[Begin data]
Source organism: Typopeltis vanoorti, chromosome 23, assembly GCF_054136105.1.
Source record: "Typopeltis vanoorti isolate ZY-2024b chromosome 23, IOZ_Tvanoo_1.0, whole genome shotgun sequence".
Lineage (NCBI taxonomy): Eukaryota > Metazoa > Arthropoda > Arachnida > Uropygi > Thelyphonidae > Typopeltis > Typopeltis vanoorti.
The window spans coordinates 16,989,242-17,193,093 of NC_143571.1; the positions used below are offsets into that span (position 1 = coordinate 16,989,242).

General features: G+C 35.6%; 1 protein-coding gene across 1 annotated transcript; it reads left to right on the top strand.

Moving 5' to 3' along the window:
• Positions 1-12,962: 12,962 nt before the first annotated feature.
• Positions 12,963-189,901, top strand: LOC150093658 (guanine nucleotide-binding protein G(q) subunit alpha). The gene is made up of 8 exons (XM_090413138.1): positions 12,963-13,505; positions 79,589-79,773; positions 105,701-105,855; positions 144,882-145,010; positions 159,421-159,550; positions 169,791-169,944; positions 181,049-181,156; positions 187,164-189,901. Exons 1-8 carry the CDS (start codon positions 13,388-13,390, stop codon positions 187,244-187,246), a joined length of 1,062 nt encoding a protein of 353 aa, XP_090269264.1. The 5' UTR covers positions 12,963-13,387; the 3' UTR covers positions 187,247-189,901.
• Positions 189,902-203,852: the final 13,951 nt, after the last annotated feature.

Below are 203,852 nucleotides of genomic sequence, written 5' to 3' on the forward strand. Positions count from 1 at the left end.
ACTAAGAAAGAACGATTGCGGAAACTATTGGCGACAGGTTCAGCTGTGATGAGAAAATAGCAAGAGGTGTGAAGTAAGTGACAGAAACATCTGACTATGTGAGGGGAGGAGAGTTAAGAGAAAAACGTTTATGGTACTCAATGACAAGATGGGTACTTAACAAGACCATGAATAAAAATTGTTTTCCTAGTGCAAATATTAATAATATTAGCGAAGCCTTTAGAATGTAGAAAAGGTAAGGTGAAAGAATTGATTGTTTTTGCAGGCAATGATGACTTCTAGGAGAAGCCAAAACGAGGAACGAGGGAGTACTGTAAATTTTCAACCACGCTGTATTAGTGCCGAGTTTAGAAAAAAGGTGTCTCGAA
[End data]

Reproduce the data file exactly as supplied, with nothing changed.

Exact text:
Source organism: Typopeltis vanoorti, chromosome 23, assembly GCF_054136105.1.
Source record: "Typopeltis vanoorti isolate ZY-2024b chromosome 23, IOZ_Tvanoo_1.0, whole genome shotgun sequence".
Lineage (NCBI taxonomy): Eukaryota > Metazoa > Arthropoda > Arachnida > Uropygi > Thelyphonidae > Typopeltis > Typopeltis vanoorti.
The window spans coordinates 16,989,242-17,193,093 of NC_143571.1; the positions used below are offsets into that span (position 1 = coordinate 16,989,242).

General features: G+C 35.6%; 1 protein-coding gene across 1 annotated transcript; it reads left to right on the top strand.

Moving 5' to 3' along the window:
• Positions 1-12,962: 12,962 nt before the first annotated feature.
• Positions 12,963-189,901, top strand: LOC150093658 (guanine nucleotide-binding protein G(q) subunit alpha). The gene is made up of 8 exons (XM_090413138.1): positions 12,963-13,505; positions 79,589-79,773; positions 105,701-105,855; positions 144,882-145,010; positions 159,421-159,550; positions 169,791-169,944; positions 181,049-181,156; positions 187,164-189,901. Exons 1-8 carry the CDS (start codon positions 13,388-13,390, stop codon positions 187,244-187,246), a joined length of 1,062 nt encoding a protein of 353 aa, XP_090269264.1. The 5' UTR covers positions 12,963-13,387; the 3' UTR covers positions 187,247-189,901.
• Positions 189,902-203,852: the final 13,951 nt, after the last annotated feature.

Below are 203,852 nucleotides of genomic sequence, written 5' to 3' on the forward strand. Positions count from 1 at the left end.
ACTAAGAAAGAACGATTGCGGAAACTATTGGCGACAGGTTCAGCTGTGATGAGAAAATAGCAAGAGGTGTGAAGTAAGTGACAGAAACATCTGACTATGTGAGGGGAGGAGAGTTAAGAGAAAAACGTTTATGGTACTCAATGACAAGATGGGTACTTAACAAGACCATGAATAAAAATTGTTTTCCTAGTGCAAATATTAATAATATTAGCGAAGCCTTTAGAATGTAGAAAAGGTAAGGTGAAAGAATTGATTGTTTTTGCAGGCAATGATGACTTCTAGGAGAAGCCAAAACGAGGAACGAGGGAGTACTGTAAATTTTCAACCACGCTGTATTAGTGCCGAGTTTAGAAAAAAGGTGTCTCGAA